Implicit attitudes and executive control interact to regulate interest in extra-pair relationships

Implicit attitudes and executive control interact to regulate interest in extra-pair relationships Do we actively maintain monogamous relationships by force of will, or does monogamy flow automatically? During functional magnetic resonance imaging (fMRI), male participants in a romantic relationship performed the Implicit Association Test (IAT) to evaluate implicit attitudes toward adultery and a go/no-go task to measure prefrontal activity implicated in explicit executive control. Subsequently, they were engaged in a date-rating task in which they rated how much they wanted to date unfamiliar females. We found that the individuals with higher prefrontal activity during go/no-go task could regulate the interest for dates with unattractive females; moreover, the individuals with both a stronger negative attitude toward adultery and higher prefrontal activity could regulate their interest for dates with attractive females, and such individuals tended to maintain longer romantic relationships with a particular partner. These results indicate that regulation of amorous temptation via monogamous relationship is affected by the combination of automatic and reflective processes. http://www.deepdyve.com/assets/images/DeepDyve-Logo-lg.png Cognitive, Affective, & Behaviorial Neuroscience Springer Journals

Implicit attitudes and executive control interact to regulate interest in extra-pair relationships

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Publisher
Springer US
Copyright
Copyright © 2017 by Psychonomic Society, Inc.
Subject
Psychology; Cognitive Psychology; Neurosciences
ISSN
1530-7026
eISSN
1531-135X
D.O.I.
10.3758/s13415-017-0543-7
Publisher site
See Article on Publisher Site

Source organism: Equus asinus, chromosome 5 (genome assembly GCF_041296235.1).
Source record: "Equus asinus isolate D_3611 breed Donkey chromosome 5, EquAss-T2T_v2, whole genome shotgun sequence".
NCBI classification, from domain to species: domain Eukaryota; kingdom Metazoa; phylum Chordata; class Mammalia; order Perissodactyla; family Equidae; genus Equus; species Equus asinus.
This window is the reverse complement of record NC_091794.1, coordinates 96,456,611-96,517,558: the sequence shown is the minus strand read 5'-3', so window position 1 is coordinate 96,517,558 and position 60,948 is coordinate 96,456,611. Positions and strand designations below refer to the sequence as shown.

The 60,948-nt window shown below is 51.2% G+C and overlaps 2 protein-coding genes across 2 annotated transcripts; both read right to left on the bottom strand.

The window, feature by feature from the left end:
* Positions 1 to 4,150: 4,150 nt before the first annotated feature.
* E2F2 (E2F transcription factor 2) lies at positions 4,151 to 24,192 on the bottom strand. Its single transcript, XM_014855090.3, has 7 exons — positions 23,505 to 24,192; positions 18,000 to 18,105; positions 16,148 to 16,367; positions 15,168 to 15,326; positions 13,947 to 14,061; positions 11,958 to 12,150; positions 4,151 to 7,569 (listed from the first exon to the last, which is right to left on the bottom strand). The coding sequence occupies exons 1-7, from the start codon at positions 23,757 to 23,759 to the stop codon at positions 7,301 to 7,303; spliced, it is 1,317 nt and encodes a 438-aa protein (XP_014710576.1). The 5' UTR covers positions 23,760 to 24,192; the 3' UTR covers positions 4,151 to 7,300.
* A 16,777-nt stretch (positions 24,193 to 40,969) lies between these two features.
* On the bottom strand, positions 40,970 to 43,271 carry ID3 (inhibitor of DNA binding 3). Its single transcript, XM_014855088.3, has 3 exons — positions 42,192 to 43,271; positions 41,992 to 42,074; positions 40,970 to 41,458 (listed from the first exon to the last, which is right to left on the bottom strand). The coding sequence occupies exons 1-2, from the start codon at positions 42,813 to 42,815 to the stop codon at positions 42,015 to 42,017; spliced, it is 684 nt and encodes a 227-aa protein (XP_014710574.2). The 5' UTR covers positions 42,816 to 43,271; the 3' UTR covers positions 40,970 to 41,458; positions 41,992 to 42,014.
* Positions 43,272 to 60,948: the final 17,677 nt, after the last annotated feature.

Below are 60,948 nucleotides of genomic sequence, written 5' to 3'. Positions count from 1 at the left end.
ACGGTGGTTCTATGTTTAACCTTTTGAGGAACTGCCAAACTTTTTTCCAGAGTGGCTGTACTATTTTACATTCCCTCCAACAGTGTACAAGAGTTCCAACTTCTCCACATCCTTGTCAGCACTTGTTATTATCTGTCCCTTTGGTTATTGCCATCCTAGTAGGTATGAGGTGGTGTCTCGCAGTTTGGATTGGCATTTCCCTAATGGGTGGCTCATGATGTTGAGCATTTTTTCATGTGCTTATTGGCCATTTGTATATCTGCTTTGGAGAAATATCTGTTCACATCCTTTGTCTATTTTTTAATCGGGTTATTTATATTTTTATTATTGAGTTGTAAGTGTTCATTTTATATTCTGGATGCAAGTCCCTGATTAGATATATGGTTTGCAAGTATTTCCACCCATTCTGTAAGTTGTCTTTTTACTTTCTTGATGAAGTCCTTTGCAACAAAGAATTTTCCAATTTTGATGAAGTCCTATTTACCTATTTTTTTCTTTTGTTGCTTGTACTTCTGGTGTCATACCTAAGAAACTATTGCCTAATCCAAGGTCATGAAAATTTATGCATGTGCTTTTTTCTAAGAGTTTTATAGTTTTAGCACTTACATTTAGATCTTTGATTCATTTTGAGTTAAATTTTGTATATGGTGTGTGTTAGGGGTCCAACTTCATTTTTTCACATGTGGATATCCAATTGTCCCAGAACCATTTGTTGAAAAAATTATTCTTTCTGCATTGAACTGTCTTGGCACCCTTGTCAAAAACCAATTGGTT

Abstract

Do we actively maintain monogamous relationships by force of will, or does monogamy flow automatically? During functional magnetic resonance imaging (fMRI), male participants in a romantic relationship performed the Implicit Association Test (IAT) to evaluate implicit attitudes toward adultery and a go/no-go task to measure prefrontal activity implicated in explicit executive control. Subsequently, they were engaged in a date-rating task in which they rated how much they wanted to date unfamiliar females. We found that the individuals with higher prefrontal activity during go/no-go task could regulate the interest for dates with unattractive females; moreover, the individuals with both a stronger negative attitude toward adultery and higher prefrontal activity could regulate their interest for dates with attractive females, and such individuals tended to maintain longer romantic relationships with a particular partner. These results indicate that regulation of amorous temptation via monogamous relationship is affected by the combination of automatic and reflective processes.

Journal

Cognitive, Affective, & Behaviorial NeuroscienceSpringer Journals

Published: Oct 16, 2017

References

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